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7 Lessons for Printing Solutions Resellers from 7 Months of the Pandemic

  • Elisha Kasinskas
  • |
  • September 24, 2020

7 Lessons for Printing Solutions Resellers from 7 Months of the Pandemic

Lessons learned

It’s been a challenging seven months. For any organization tasked with selling a product, whether it is printing hardware or a software solution such as WebCRD or QDirect from RSA, sales activity has been down. In some segments of the printing market, resellers are reporting that business is down 30%-40% from the previous year.

But even in a pandemic there are lessons to be learned. After all, this may not be the last event that causes business disruption and the lessons learned now could better prepare you for a future crisis.

Here are seven lessons printing hardware and software solutions resellers have learned during the past seven months.

  1. You need to be agile. When disaster strikes, or in this instance a pandemic, your company and your team must be nimble, adapting and reacting, as necessary. New ways of conducting business, new ways of connecting with customers, and new sales and marketing strategies should be embraced at all levels of your organization.
  2. Create a continuity plan. If you did not have a continuity plan before the pandemic, the events of the past six months have shown the importance of being prepared. Now that you have experience navigating through one of the worst things that can happen to your organization and your customers’ organizations, create a plan by taking into consideration what worked during this time and what didn’t. RSA has assisted customers with back up, limited staff and recovery plans for their print shops before and during the pandemic. Reach out to your local RSA sales contact to work with you and your customers to develop plans like these.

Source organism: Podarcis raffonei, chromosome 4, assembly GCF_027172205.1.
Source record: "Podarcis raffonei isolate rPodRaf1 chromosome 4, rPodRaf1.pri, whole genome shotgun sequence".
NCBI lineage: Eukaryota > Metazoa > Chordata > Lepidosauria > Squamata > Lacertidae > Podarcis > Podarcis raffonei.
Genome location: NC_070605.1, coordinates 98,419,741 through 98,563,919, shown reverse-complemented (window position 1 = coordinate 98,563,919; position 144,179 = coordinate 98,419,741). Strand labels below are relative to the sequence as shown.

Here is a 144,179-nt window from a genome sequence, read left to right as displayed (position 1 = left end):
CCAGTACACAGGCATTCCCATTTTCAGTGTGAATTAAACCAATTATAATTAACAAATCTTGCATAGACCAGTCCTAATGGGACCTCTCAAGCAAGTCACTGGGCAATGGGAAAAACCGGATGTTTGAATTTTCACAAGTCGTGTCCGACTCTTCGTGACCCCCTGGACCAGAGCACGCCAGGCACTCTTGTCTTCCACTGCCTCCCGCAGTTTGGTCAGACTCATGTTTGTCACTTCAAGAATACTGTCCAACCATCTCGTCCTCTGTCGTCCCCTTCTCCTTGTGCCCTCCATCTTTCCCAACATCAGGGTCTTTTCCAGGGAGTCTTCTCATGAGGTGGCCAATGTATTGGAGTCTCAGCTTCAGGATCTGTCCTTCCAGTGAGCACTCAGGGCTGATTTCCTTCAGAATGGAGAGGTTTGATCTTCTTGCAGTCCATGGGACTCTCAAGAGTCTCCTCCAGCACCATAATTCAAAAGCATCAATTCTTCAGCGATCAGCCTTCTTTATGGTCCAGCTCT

3. Learn all you can about technologies that enable you to connect with employees and customers remotely and continue to use them after the pandemic subsides. The adoption of cloud-based communications, collaboration, and productivity tools accelerated during the first six months of the pandemic. Zoom, Microsoft Teams, Go to Webinar, and other platforms have become essential tools. Continue to hone your employees’ skills so that they are not intimidated by the technology but embrace it because these tools aren’t going away when the pandemic does. Our team has been using online platforms for customer demos for years; we offer you demo and sales support honed from years of experience.
  4. Doing nothing is not an option. Cutting off communications with customers just because purchasing decisions are not a priority for them during this time won’t do much to enhance your image as a trusted advisor. Sales is all about nurturing relationships, so check in periodically even if only to ask how your customer, their employees, and their families are doing. Businesses hurting financially don’t want a sales pitch, but they should appreciate an empathetic call or email asking how they are doing and if you can do anything for them.